08-15-2009, 10:50 AM
Just be careful how you teach others. That's why most of those that taught me are certified instructors rather than neighbor Joe that has lots of guns.

...
Or should I just send him to a NRA instructor.

Also, anyone who's a certified NRA instructor that's done handicapped training, if you could please PM me, that'd be great (Bay Area, San Rafael to be specific)

Thanks.
B.

Call your local gun shop/range for reference. You're not brushing him off, you're just being honest and helpful.

b.faust
08-15-2009, 10:55 AM
Just be careful how you teach others. That's why most of those that taught me are certified instructors rather than neighbor Joe that has lots of guns.



Call your local gun shop/range for reference. You're not brushing him off, you're just being honest and helpful.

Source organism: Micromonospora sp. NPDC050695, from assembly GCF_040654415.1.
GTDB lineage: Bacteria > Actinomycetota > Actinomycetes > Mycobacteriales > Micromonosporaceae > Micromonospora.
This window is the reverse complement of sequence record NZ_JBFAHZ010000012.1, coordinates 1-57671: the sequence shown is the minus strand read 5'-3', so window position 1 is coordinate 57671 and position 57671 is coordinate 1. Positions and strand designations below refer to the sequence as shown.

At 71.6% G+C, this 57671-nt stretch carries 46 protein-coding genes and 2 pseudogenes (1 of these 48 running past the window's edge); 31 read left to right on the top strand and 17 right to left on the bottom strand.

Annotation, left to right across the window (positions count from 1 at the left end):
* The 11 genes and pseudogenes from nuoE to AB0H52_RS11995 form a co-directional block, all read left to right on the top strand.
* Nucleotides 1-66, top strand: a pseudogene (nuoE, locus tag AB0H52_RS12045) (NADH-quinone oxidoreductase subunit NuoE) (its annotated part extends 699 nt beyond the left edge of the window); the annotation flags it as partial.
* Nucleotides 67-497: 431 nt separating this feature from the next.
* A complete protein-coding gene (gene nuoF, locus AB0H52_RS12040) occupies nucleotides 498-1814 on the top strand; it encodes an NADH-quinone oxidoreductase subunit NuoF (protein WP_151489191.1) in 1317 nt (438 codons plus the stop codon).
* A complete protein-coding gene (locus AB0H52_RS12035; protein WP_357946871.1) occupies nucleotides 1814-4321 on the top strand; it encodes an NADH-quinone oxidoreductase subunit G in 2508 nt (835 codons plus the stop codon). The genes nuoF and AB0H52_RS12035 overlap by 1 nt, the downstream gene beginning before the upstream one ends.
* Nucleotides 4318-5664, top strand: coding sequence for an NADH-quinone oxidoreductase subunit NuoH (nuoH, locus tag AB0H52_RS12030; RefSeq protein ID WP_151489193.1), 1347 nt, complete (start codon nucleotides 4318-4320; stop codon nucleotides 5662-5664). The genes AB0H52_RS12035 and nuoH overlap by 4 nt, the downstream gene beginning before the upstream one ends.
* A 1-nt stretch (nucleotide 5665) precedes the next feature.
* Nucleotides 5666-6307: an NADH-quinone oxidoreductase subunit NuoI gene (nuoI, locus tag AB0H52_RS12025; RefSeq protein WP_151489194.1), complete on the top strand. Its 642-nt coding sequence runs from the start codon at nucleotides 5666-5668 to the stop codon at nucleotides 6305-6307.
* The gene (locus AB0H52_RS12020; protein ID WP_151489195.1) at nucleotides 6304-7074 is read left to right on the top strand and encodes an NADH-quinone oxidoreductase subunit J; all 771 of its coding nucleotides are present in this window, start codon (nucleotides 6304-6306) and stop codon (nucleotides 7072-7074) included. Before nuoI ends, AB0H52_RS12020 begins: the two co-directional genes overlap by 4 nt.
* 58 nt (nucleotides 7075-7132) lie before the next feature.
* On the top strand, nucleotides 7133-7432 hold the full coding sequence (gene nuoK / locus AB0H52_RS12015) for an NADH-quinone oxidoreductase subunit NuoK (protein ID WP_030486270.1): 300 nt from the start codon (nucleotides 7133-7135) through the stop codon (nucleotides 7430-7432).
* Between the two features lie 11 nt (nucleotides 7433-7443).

All very good advice. Thanks man.
B.

Greg-Dawg
08-15-2009, 11:02 AM
De nada dude.

I've seen too many bad shooting techniques at the range that guys end up passing it on to others (I'm not saying that you have them or anything, since we haven't shot together). But learning from a reliable source is valuable stuff.

AngelDecoys
08-15-2009, 11:22 AM
For semi-autos that do not "hold-open", release empty mag, place in holster or waistband, reload. after getting a good grip rack the slide to chamber round. The slide may be racked by sticking the sights on the slide on your waist belt, holster or other surfaces you find around in the environment. ....

One handed manipulations are good for everyone to practice. :)

The only thing I'd like to add is that if the firearm doesn't have steel sights, this might not be a good idea. Right smack in the middle of an advanced tactics course I was taking a few years ago, I broke off the sights doing one of those drills using the above method. May not happen to you, just a friendly warning.